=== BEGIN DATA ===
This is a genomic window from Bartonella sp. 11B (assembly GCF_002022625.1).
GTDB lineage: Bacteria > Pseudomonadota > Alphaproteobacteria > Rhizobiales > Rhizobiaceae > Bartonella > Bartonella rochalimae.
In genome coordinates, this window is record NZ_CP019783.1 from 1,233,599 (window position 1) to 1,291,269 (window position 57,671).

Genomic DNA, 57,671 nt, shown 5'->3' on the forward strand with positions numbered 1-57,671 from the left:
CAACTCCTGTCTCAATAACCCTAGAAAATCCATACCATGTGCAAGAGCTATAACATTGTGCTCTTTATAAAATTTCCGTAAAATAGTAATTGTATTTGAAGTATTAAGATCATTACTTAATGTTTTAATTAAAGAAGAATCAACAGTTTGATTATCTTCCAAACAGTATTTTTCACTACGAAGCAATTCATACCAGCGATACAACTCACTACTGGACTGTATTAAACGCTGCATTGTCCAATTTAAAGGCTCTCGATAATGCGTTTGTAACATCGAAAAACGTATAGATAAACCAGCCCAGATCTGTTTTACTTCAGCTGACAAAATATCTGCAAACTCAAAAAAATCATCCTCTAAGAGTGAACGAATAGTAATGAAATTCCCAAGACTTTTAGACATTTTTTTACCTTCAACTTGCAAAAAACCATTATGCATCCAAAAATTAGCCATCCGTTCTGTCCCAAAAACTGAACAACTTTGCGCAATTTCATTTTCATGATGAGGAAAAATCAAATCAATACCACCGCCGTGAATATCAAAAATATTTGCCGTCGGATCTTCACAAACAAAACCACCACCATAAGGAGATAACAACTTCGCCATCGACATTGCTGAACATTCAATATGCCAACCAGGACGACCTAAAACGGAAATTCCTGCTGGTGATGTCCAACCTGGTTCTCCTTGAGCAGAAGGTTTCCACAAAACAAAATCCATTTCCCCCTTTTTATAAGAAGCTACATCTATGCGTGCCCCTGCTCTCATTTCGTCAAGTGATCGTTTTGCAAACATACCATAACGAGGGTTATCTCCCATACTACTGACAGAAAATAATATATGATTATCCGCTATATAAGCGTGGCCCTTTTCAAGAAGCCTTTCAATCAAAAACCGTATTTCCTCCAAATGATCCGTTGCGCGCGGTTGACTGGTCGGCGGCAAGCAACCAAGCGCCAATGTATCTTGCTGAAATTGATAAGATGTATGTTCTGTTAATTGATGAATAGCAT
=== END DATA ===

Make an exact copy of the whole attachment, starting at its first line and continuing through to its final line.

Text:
This is a genomic window from Bartonella sp. 11B (assembly GCF_002022625.1).
GTDB lineage: Bacteria > Pseudomonadota > Alphaproteobacteria > Rhizobiales > Rhizobiaceae > Bartonella > Bartonella rochalimae.
In genome coordinates, this window is record NZ_CP019783.1 from 1,233,599 (window position 1) to 1,291,269 (window position 57,671).

Genomic DNA, 57,671 nt, shown 5'->3' on the forward strand with positions numbered 1-57,671 from the left:
CAACTCCTGTCTCAATAACCCTAGAAAATCCATACCATGTGCAAGAGCTATAACATTGTGCTCTTTATAAAATTTCCGTAAAATAGTAATTGTATTTGAAGTATTAAGATCATTACTTAATGTTTTAATTAAAGAAGAATCAACAGTTTGATTATCTTCCAAACAGTATTTTTCACTACGAAGCAATTCATACCAGCGATACAACTCACTACTGGACTGTATTAAACGCTGCATTGTCCAATTTAAAGGCTCTCGATAATGCGTTTGTAACATCGAAAAACGTATAGATAAACCAGCCCAGATCTGTTTTACTTCAGCTGACAAAATATCTGCAAACTCAAAAAAATCATCCTCTAAGAGTGAACGAATAGTAATGAAATTCCCAAGACTTTTAGACATTTTTTTACCTTCAACTTGCAAAAAACCATTATGCATCCAAAAATTAGCCATCCGTTCTGTCCCAAAAACTGAACAACTTTGCGCAATTTCATTTTCATGATGAGGAAAAATCAAATCAATACCACCGCCGTGAATATCAAAAATATTTGCCGTCGGATCTTCACAAACAAAACCACCACCATAAGGAGATAACAACTTCGCCATCGACATTGCTGAACATTCAATATGCCAACCAGGACGACCTAAAACGGAAATTCCTGCTGGTGATGTCCAACCTGGTTCTCCTTGAGCAGAAGGTTTCCACAAAACAAAATCCATTTCCCCCTTTTTATAAGAAGCTACATCTATGCGTGCCCCTGCTCTCATTTCGTCAAGTGATCGTTTTGCAAACATACCATAACGAGGGTTATCTCCCATACTACTGACAGAAAATAATATATGATTATCCGCTATATAAGCGTGGCCCTTTTCAAGAAGCCTTTCAATCAAAAACCGTATTTCCTCCAAATGATCCGTTGCGCGCGGTTGACTGGTCGGCGGCAAGCAACCAAGCGCCAATGTATCTTGCTGAAATTGATAAGATGTATGTTCTGTTAATTGATGAATAGCAT